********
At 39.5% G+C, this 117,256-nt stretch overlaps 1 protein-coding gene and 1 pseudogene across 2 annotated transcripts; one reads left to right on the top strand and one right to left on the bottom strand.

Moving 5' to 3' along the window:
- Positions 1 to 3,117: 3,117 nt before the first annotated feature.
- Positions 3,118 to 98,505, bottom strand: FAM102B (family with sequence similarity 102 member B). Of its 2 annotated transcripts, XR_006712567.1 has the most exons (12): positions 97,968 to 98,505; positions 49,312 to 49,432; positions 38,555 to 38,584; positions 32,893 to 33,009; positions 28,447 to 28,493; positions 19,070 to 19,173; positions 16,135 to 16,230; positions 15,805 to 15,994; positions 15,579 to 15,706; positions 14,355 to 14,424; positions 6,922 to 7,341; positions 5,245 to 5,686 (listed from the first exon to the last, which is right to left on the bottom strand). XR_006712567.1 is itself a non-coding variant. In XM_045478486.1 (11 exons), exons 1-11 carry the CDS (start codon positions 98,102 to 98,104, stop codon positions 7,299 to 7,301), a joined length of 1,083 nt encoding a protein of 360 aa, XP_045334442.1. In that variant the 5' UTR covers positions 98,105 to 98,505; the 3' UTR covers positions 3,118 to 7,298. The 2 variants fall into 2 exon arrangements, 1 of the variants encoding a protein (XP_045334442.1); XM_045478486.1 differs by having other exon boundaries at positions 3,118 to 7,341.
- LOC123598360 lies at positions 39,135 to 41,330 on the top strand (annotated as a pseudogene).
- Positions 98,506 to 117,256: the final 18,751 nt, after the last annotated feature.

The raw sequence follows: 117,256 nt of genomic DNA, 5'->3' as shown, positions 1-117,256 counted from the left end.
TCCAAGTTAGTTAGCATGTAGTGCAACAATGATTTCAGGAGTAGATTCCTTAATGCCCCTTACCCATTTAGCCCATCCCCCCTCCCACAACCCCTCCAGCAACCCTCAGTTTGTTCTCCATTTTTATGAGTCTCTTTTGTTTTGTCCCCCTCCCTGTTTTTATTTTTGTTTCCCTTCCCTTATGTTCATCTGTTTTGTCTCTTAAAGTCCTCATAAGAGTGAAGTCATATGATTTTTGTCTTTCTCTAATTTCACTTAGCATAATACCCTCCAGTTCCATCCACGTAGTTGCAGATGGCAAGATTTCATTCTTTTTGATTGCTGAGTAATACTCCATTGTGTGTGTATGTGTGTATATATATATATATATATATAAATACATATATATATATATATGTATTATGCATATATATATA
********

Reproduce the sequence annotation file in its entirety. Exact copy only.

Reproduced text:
At 39.5% G+C, this 117,256-nt stretch overlaps 1 protein-coding gene and 1 pseudogene across 2 annotated transcripts; one reads left to right on the top strand and one right to left on the bottom strand.

Moving 5' to 3' along the window:
- Positions 1 to 3,117: 3,117 nt before the first annotated feature.
- Positions 3,118 to 98,505, bottom strand: FAM102B (family with sequence similarity 102 member B). Of its 2 annotated transcripts, XR_006712567.1 has the most exons (12): positions 97,968 to 98,505; positions 49,312 to 49,432; positions 38,555 to 38,584; positions 32,893 to 33,009; positions 28,447 to 28,493; positions 19,070 to 19,173; positions 16,135 to 16,230; positions 15,805 to 15,994; positions 15,579 to 15,706; positions 14,355 to 14,424; positions 6,922 to 7,341; positions 5,245 to 5,686 (listed from the first exon to the last, which is right to left on the bottom strand). XR_006712567.1 is itself a non-coding variant. In XM_045478486.1 (11 exons), exons 1-11 carry the CDS (start codon positions 98,102 to 98,104, stop codon positions 7,299 to 7,301), a joined length of 1,083 nt encoding a protein of 360 aa, XP_045334442.1. In that variant the 5' UTR covers positions 98,105 to 98,505; the 3' UTR covers positions 3,118 to 7,298. The 2 variants fall into 2 exon arrangements, 1 of the variants encoding a protein (XP_045334442.1); XM_045478486.1 differs by having other exon boundaries at positions 3,118 to 7,341.
- LOC123598360 lies at positions 39,135 to 41,330 on the top strand (annotated as a pseudogene).
- Positions 98,506 to 117,256: the final 18,751 nt, after the last annotated feature.

The raw sequence follows: 117,256 nt of genomic DNA, 5'->3' as shown, positions 1-117,256 counted from the left end.
TCCAAGTTAGTTAGCATGTAGTGCAACAATGATTTCAGGAGTAGATTCCTTAATGCCCCTTACCCATTTAGCCCATCCCCCCTCCCACAACCCCTCCAGCAACCCTCAGTTTGTTCTCCATTTTTATGAGTCTCTTTTGTTTTGTCCCCCTCCCTGTTTTTATTTTTGTTTCCCTTCCCTTATGTTCATCTGTTTTGTCTCTTAAAGTCCTCATAAGAGTGAAGTCATATGATTTTTGTCTTTCTCTAATTTCACTTAGCATAATACCCTCCAGTTCCATCCACGTAGTTGCAGATGGCAAGATTTCATTCTTTTTGATTGCTGAGTAATACTCCATTGTGTGTGTATGTGTGTATATATATATATATATATATAAATACATATATATATATATATGTATTATGCATATATATATA